More Vinyl Greenwash

Bill Walsh - June 6, 2014

The replacement of harmful phthalate plasticizers in a growing array of vinyl products is fueling a new rebranding campaign in the vinyl industry. Clean-vinyl and Bio-vinyl are a few of the trade names at the forefront of this campaign to position phthalate-free vinyl as a breakthrough and advanced green product. HBN’s in-depth evaluation of the new phthalate-free formulations reveals that these claims are more than mere overstatements. They’re more greenwash from the vinyl industry. As I wrote last week, our evaluation concludes that the removal of phthalates from vinyl products is a good thing.[1] However, even when viewed in their most positive light, the various reformulations of vinyl have not created a clean vinyl. To the contrary, these modifications underscore the essential problem with vinyl itself — chlorine chemistry. Phthalate plasticizers are needed because the polymer known as vinyl, chlorine-based PVC (polyvinyl chloride) plastic[2], is rigid and... Read More

Making Sense of Phthalate-Free Vinyl

Bill Walsh - May 29, 2014

Today my colleagues in HBN’s Pharos Project have released the first comprehensive analysis of the plasticizers that are replacing phthalates in flexible vinyl building products. The replacement chemicals in phthalate-free vinyl are not always clearly identified by manufacturers. The level of toxicity testing and the testing results vary among the six non-phthalate formulas we found now in use. The HBN analysis will help purchasers evaluate the claims of phthalate-free product lines in order to make informed choices about a wide array of materials including flooring, wall guards and coverings, wire and cabling, upholstery and membrane roofing. PVC (polyvinyl chloride) plastic, also known as vinyl[1], is rigid and brittle in its pure form. Phthalates have long been the chemicals of choice used to achieve the flexibility needed for many uses. Many phthalate plasticizers are known endocrine disrupting chemicals - chemicals that interfere with hormone cell signal pathways... Read More

Time to Close the Europe/US Paint Healthfulness Gap

Jim Vallette - April 10, 2014

Changes as significant as the elimination of lead and volatile organic compounds (VOCs) are rolling over the paint industry. Leading global paint companies are removing four classes of toxic ingredients from products sold in Europe in order to qualify for valued ecolabels. Many of the same companies dominate the US market, but do not offer these healthier products for sale here. It is time they did. Troublesome ingredients under fire include: Nonylphenol ethoxylate (NPE) surfactants, which are endocrine-disrupting substances; Triclosan antimicrobials, which can contain high levels of dioxin residuals, and are building up in human bodies and the global environment; Nanoparticles, which have become widespread in paints despite growing concern over the potential health hazards of being exposed to nanoscale materials; and, Semi-volatile organic compounds (SVOCs), many of which are harmful to human health but have not been considered by indoor air quality programs. The... Read More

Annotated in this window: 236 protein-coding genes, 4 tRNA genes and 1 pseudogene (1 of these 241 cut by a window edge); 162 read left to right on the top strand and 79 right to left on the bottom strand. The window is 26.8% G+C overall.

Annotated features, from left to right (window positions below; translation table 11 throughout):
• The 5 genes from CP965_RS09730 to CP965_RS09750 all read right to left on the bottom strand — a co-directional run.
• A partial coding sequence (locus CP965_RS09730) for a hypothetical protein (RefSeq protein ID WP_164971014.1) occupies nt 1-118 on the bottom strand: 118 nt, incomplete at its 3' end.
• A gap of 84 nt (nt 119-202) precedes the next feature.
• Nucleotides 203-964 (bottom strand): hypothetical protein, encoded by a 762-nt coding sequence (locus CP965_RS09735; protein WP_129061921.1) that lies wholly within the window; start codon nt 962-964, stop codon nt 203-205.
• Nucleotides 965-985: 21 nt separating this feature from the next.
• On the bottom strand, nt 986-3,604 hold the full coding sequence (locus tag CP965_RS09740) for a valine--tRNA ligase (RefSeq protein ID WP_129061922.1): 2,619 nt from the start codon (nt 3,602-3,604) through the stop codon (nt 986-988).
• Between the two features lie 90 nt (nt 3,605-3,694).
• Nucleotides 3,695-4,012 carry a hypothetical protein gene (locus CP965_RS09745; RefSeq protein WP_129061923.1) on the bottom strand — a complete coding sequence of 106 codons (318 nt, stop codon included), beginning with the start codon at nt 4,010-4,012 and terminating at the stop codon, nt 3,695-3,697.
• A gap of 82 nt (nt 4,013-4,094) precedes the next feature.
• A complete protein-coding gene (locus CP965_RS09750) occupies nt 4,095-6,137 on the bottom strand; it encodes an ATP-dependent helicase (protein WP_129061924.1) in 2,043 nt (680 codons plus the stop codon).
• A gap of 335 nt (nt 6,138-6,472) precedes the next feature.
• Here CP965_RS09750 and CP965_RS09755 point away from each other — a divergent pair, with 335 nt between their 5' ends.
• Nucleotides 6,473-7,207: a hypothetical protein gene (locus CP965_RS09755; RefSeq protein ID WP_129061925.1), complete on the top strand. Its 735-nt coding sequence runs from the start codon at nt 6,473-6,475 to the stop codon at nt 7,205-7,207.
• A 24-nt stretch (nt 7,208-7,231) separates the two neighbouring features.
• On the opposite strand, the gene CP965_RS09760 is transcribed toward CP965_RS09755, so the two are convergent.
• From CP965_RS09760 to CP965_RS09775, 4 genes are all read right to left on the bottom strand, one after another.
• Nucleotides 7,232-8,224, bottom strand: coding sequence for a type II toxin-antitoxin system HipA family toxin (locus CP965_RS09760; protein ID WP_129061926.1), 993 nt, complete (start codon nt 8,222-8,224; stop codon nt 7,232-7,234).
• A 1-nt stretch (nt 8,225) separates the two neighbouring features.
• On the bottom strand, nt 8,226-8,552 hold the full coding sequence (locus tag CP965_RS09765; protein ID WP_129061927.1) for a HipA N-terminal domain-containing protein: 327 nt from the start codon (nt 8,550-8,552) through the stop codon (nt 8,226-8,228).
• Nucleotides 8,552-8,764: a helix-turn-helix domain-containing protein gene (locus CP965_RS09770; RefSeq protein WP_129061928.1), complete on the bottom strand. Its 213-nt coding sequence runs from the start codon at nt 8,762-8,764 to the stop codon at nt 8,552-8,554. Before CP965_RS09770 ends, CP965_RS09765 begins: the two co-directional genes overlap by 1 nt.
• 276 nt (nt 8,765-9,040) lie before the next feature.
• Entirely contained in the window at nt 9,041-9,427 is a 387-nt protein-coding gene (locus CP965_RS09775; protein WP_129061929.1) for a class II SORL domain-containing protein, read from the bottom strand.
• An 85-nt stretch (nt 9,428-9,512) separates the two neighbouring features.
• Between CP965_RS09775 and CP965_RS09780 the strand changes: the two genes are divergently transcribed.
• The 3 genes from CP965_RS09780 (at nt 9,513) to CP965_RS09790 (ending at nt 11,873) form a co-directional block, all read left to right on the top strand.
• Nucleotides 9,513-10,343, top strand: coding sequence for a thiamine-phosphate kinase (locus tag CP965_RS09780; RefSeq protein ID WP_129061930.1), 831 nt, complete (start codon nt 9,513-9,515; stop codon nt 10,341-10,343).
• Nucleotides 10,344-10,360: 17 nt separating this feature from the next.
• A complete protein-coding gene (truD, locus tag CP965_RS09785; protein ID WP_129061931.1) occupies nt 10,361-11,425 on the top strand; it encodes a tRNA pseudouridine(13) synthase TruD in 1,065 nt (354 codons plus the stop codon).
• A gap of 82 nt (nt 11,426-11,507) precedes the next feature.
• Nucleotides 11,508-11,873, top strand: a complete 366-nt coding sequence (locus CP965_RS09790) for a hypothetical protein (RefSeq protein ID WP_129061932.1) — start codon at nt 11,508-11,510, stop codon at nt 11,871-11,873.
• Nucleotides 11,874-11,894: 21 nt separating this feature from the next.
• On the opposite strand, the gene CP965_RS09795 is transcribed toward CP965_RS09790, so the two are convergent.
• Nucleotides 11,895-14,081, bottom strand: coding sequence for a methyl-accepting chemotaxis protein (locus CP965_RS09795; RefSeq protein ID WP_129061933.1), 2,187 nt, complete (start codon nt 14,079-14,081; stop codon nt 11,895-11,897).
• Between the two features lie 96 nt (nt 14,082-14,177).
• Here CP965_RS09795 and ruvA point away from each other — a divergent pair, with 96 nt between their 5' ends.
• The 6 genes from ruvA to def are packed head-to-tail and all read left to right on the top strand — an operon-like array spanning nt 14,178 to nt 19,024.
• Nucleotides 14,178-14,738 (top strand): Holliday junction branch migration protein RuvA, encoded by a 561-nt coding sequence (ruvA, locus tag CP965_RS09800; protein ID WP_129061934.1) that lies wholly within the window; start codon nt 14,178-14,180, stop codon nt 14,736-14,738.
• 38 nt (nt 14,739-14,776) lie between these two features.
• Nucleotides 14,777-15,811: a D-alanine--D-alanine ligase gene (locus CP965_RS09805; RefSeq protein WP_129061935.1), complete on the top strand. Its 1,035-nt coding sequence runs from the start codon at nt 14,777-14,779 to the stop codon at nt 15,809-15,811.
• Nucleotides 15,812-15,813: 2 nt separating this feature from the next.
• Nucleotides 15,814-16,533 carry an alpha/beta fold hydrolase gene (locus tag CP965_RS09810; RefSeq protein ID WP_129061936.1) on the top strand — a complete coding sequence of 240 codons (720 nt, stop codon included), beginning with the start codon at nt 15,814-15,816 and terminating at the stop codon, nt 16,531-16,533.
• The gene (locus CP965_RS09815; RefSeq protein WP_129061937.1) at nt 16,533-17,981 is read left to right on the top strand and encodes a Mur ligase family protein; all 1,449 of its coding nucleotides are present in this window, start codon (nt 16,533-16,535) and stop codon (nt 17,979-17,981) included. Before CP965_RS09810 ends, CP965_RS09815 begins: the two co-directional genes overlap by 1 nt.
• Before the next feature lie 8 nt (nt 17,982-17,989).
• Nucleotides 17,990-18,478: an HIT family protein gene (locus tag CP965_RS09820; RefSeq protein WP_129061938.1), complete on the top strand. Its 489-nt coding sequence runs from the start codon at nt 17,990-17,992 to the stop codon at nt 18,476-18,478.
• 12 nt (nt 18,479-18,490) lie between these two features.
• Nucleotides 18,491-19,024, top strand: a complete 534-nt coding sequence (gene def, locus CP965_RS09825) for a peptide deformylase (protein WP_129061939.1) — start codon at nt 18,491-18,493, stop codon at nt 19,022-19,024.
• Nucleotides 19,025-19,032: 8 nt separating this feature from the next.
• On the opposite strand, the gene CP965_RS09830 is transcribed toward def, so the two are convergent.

Buyers Beware: Coal Ash In Building Products

Jim Vallette - January 30, 2014

Shortly after HBN published this newsletter, the US EPA released a new report, Coal Combustion Residual Beneficial Use Evaluation: Fly Ash Concrete and FGD Gypsum Wallboard (February 2014). Click here to read Jim Vallette's analysis of this document. News reports this week are citing two new EPA-funded studies of coal ash as conclusive proof that using coal power plant waste in cement and wallboard poses no risk to human health or the environment. Industry proponents say these reports prove that there is nothing to fear from using these wastes in building products, and that this practice will be absolved when EPA releases its new coal ash regulations in December. Buyers Beware. The stakes are high. The stakes are high for building owners because coal combustion wastes contain numerous hazardous substances including heavy metals such as mercury, arsenic, and cadmium. The hazards associated with coal combustion wastes are passed on to building owners and occupants. If... Read More

FDA Acts On Antimicrobials

Bill Walsh - January 8, 2014

In case you missed it, just before Christmas, the US Food and Drug Administration proposed a new regulation that calls into question the growing use of antimicrobial chemicals used in a wide array of products, including building materials.[1] HBN has reported since 2010 on how the safety and the efficacy of adding antimicrobials to everyday products has been consistently challenged by independent investigations. The Centers for Disease Control and Prevention (CDC) concluded a 2003 comprehensive study of infection control practice with the statement that "No evidence is available to suggest that use of these [antimicrobial] products will make consumers and patients healthier or prevent disease. No data support the use of these items as part of a sound infection-control strategy." Kaiser Permanente similarly concluded in a December 2006 position statement that "[w]e do not recommend environmental surface finishes or fabrics that contain antimicrobials for the... Read More

For more news and analysis from HBN's research team, visit our companion blog at the Pharos Project:

Visit The Signal